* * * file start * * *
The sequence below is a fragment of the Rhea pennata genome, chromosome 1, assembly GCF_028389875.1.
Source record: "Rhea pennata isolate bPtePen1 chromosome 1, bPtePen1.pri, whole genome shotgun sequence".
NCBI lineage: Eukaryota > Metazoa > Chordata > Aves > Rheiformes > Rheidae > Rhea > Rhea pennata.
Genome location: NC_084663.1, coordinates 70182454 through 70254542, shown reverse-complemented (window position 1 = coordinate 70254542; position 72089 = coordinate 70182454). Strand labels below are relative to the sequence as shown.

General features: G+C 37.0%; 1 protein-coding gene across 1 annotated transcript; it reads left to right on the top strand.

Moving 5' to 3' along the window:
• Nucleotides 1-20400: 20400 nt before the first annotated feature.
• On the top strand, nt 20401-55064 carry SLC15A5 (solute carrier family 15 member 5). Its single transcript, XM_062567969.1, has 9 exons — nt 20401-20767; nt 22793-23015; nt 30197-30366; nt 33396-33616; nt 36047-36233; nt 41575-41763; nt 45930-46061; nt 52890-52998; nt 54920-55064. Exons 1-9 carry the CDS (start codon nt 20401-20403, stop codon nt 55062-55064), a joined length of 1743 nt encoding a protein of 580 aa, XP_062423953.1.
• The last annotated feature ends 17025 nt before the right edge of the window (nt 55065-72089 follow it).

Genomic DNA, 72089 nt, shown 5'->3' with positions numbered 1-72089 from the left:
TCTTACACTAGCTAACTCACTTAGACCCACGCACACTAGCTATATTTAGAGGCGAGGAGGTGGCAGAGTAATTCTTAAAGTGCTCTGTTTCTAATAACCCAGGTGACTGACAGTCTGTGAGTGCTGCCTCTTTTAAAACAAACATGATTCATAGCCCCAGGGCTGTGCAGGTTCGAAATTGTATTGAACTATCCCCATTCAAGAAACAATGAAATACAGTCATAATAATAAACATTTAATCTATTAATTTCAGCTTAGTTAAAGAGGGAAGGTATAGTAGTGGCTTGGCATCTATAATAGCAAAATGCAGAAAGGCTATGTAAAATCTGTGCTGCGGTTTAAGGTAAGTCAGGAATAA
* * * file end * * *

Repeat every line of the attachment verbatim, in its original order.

The sequence below is a fragment of the Rhea pennata genome, chromosome 1, assembly GCF_028389875.1.
Source record: "Rhea pennata isolate bPtePen1 chromosome 1, bPtePen1.pri, whole genome shotgun sequence".
NCBI lineage: Eukaryota > Metazoa > Chordata > Aves > Rheiformes > Rheidae > Rhea > Rhea pennata.
Genome location: NC_084663.1, coordinates 70182454 through 70254542, shown reverse-complemented (window position 1 = coordinate 70254542; position 72089 = coordinate 70182454). Strand labels below are relative to the sequence as shown.

General features: G+C 37.0%; 1 protein-coding gene across 1 annotated transcript; it reads left to right on the top strand.

Moving 5' to 3' along the window:
• Nucleotides 1-20400: 20400 nt before the first annotated feature.
• On the top strand, nt 20401-55064 carry SLC15A5 (solute carrier family 15 member 5). Its single transcript, XM_062567969.1, has 9 exons — nt 20401-20767; nt 22793-23015; nt 30197-30366; nt 33396-33616; nt 36047-36233; nt 41575-41763; nt 45930-46061; nt 52890-52998; nt 54920-55064. Exons 1-9 carry the CDS (start codon nt 20401-20403, stop codon nt 55062-55064), a joined length of 1743 nt encoding a protein of 580 aa, XP_062423953.1.
• The last annotated feature ends 17025 nt before the right edge of the window (nt 55065-72089 follow it).

Genomic DNA, 72089 nt, shown 5'->3' with positions numbered 1-72089 from the left:
TCTTACACTAGCTAACTCACTTAGACCCACGCACACTAGCTATATTTAGAGGCGAGGAGGTGGCAGAGTAATTCTTAAAGTGCTCTGTTTCTAATAACCCAGGTGACTGACAGTCTGTGAGTGCTGCCTCTTTTAAAACAAACATGATTCATAGCCCCAGGGCTGTGCAGGTTCGAAATTGTATTGAACTATCCCCATTCAAGAAACAATGAAATACAGTCATAATAATAAACATTTAATCTATTAATTTCAGCTTAGTTAAAGAGGGAAGGTATAGTAGTGGCTTGGCATCTATAATAGCAAAATGCAGAAAGGCTATGTAAAATCTGTGCTGCGGTTTAAGGTAAGTCAGGAATAA